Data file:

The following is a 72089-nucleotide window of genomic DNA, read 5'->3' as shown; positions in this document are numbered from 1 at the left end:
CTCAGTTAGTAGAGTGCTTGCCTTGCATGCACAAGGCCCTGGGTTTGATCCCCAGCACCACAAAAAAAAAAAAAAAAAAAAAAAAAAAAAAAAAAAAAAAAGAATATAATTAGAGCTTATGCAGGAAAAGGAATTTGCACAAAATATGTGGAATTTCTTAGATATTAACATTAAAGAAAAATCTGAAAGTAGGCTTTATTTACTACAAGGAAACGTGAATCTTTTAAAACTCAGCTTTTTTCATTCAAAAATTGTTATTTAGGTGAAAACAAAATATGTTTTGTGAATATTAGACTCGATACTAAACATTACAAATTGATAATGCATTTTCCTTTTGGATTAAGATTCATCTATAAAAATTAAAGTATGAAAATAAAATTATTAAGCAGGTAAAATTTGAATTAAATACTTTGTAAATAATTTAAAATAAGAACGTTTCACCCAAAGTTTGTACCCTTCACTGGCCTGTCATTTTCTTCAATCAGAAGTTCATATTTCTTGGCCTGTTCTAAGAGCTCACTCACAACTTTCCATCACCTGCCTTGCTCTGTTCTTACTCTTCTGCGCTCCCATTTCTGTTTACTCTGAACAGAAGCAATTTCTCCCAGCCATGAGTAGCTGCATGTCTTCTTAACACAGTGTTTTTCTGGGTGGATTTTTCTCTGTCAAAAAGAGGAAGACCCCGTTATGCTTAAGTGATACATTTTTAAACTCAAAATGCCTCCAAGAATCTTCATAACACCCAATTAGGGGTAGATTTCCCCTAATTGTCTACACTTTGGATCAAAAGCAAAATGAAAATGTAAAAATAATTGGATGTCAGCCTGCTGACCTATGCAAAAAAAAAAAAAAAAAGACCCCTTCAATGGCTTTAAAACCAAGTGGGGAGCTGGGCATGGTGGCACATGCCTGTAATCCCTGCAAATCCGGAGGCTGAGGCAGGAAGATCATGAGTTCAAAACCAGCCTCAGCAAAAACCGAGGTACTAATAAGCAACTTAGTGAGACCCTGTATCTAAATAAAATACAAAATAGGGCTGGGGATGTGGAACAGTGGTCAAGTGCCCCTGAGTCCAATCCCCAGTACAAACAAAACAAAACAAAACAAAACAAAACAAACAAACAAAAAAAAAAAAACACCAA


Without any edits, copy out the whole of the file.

The following is a 72089-nucleotide window of genomic DNA, read 5'->3' as shown; positions in this document are numbered from 1 at the left end:
CTCAGTTAGTAGAGTGCTTGCCTTGCATGCACAAGGCCCTGGGTTTGATCCCCAGCACCACAAAAAAAAAAAAAAAAAAAAAAAAAAAAAAAAAAAAAAAAGAATATAATTAGAGCTTATGCAGGAAAAGGAATTTGCACAAAATATGTGGAATTTCTTAGATATTAACATTAAAGAAAAATCTGAAAGTAGGCTTTATTTACTACAAGGAAACGTGAATCTTTTAAAACTCAGCTTTTTTCATTCAAAAATTGTTATTTAGGTGAAAACAAAATATGTTTTGTGAATATTAGACTCGATACTAAACATTACAAATTGATAATGCATTTTCCTTTTGGATTAAGATTCATCTATAAAAATTAAAGTATGAAAATAAAATTATTAAGCAGGTAAAATTTGAATTAAATACTTTGTAAATAATTTAAAATAAGAACGTTTCACCCAAAGTTTGTACCCTTCACTGGCCTGTCATTTTCTTCAATCAGAAGTTCATATTTCTTGGCCTGTTCTAAGAGCTCACTCACAACTTTCCATCACCTGCCTTGCTCTGTTCTTACTCTTCTGCGCTCCCATTTCTGTTTACTCTGAACAGAAGCAATTTCTCCCAGCCATGAGTAGCTGCATGTCTTCTTAACACAGTGTTTTTCTGGGTGGATTTTTCTCTGTCAAAAAGAGGAAGACCCCGTTATGCTTAAGTGATACATTTTTAAACTCAAAATGCCTCCAAGAATCTTCATAACACCCAATTAGGGGTAGATTTCCCCTAATTGTCTACACTTTGGATCAAAAGCAAAATGAAAATGTAAAAATAATTGGATGTCAGCCTGCTGACCTATGCAAAAAAAAAAAAAAAAAGACCCCTTCAATGGCTTTAAAACCAAGTGGGGAGCTGGGCATGGTGGCACATGCCTGTAATCCCTGCAAATCCGGAGGCTGAGGCAGGAAGATCATGAGTTCAAAACCAGCCTCAGCAAAAACCGAGGTACTAATAAGCAACTTAGTGAGACCCTGTATCTAAATAAAATACAAAATAGGGCTGGGGATGTGGAACAGTGGTCAAGTGCCCCTGAGTCCAATCCCCAGTACAAACAAAACAAAACAAAACAAAACAAAACAAACAAACAAAAAAAAAAAAACACCAA